As over-the-top as Taibbi’s description might be, it wasn’t wholly inaccurate. Putting aside the exaggerated, macho, Hunter Thompson-esque prose, and even Felix Salmon, a mainstream blogger and financial writer for Reuters, finds a great deal of truth in this portrait of Goldman Sachs:

I don’t agree with all of Taibbi’s article, but I’m surprised at how much of it I do agree with…

Adding credence to this portrait of a massive bubble-making machine were the recent best-ever quarterly profits by Goldman in the midst of a recession for the rest of the country. Graham Bowley and Jenny Anderson of the New York Times summarized this state of affair simply in their piece:

Most of Wall Street, and America, is still waiting for an economic recovery. Then there is Goldman Sachs.

The free market digest The Economist immediately saw the significance of these profits so soon after government aid:

For a firm that probably would have collapsed without government capital, debt guarantees and fast-track approval to turn itself into a commercial bank (not to mention a multi-billion-dollar payout as a counterparty of American International Group), such largesse is cheeky at best, distasteful at worst. It has already drawn rebukes on Capitol Hill, even though Goldman has repaid the government’s $10 billion preferred-equity investment.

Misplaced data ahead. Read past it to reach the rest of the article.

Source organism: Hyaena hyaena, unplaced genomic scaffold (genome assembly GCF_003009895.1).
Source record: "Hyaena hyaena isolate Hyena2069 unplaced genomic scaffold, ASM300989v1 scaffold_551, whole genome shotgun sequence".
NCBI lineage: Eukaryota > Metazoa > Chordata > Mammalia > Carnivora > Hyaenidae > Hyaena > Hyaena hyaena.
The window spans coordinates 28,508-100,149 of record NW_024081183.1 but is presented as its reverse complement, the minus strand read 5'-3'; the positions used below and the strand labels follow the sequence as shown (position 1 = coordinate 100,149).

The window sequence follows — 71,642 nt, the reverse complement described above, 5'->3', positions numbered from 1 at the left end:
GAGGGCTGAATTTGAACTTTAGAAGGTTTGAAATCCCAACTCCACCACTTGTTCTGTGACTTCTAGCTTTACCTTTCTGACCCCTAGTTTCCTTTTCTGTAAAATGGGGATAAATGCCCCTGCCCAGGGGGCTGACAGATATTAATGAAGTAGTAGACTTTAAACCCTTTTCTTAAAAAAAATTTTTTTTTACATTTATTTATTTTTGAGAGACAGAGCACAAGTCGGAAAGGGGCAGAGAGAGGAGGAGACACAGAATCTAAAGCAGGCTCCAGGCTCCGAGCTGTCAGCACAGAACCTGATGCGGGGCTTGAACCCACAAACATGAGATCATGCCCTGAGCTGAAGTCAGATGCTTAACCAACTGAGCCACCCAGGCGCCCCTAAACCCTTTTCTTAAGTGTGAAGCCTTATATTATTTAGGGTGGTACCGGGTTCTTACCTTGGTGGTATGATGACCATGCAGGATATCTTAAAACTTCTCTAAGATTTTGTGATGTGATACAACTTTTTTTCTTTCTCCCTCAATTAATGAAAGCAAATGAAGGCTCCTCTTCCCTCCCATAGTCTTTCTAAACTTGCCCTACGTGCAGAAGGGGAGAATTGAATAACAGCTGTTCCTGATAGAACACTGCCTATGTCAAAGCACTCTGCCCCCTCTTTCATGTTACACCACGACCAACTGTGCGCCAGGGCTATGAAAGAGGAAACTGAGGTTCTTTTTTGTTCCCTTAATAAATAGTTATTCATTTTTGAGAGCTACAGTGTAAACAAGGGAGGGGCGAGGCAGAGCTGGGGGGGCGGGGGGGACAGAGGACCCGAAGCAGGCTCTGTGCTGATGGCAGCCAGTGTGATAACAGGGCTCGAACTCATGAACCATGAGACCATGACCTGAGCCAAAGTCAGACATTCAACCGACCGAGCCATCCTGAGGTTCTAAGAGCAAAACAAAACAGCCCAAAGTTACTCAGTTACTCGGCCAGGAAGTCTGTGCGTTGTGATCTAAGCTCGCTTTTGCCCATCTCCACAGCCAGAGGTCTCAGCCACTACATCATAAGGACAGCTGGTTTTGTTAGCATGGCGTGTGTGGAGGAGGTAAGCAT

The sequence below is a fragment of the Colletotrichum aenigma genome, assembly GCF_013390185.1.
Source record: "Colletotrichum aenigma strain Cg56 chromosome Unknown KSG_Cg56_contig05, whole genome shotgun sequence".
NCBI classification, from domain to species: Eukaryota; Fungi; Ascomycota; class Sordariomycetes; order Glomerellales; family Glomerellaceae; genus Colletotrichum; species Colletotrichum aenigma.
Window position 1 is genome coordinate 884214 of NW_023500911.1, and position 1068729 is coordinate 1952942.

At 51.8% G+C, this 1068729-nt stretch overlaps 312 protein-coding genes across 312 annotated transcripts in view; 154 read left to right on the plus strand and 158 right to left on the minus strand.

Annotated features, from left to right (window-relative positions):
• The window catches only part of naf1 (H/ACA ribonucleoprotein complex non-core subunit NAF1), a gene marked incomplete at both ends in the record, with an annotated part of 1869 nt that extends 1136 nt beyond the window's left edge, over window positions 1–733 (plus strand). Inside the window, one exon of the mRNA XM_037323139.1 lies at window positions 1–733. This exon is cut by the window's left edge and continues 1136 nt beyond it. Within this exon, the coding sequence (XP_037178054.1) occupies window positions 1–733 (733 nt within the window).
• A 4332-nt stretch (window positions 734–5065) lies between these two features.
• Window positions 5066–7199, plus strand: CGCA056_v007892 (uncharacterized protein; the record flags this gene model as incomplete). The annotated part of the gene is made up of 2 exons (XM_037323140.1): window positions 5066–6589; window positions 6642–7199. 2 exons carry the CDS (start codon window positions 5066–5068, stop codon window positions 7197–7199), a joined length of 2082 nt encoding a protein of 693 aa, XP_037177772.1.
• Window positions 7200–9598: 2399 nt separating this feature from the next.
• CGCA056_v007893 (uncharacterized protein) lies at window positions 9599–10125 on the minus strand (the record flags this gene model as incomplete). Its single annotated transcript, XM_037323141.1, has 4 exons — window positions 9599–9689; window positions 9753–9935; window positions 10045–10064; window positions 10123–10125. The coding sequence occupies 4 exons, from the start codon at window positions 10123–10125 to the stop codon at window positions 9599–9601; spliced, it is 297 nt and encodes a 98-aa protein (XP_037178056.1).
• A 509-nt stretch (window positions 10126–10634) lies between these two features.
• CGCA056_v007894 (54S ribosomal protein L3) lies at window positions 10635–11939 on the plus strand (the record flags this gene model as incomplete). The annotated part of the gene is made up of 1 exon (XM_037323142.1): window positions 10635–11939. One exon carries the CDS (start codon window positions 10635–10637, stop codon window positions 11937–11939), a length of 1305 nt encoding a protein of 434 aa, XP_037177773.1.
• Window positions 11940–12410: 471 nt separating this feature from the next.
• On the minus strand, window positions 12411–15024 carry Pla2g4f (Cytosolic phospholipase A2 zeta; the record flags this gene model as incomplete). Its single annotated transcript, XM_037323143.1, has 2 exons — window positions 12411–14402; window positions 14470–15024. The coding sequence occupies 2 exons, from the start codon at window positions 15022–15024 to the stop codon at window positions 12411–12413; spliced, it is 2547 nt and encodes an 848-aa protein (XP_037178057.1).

That Goldman Sachs was going to be a big winner in all of this was pretty evident as early as October when I included this as one of the 11 lessons I learned while trying to figure out the financial crisis: “Goldman Sachs always wins.” What was evident already was that – as Russell Roberts pointed out in the Times – Goldman Sachs had “won” the bailout game: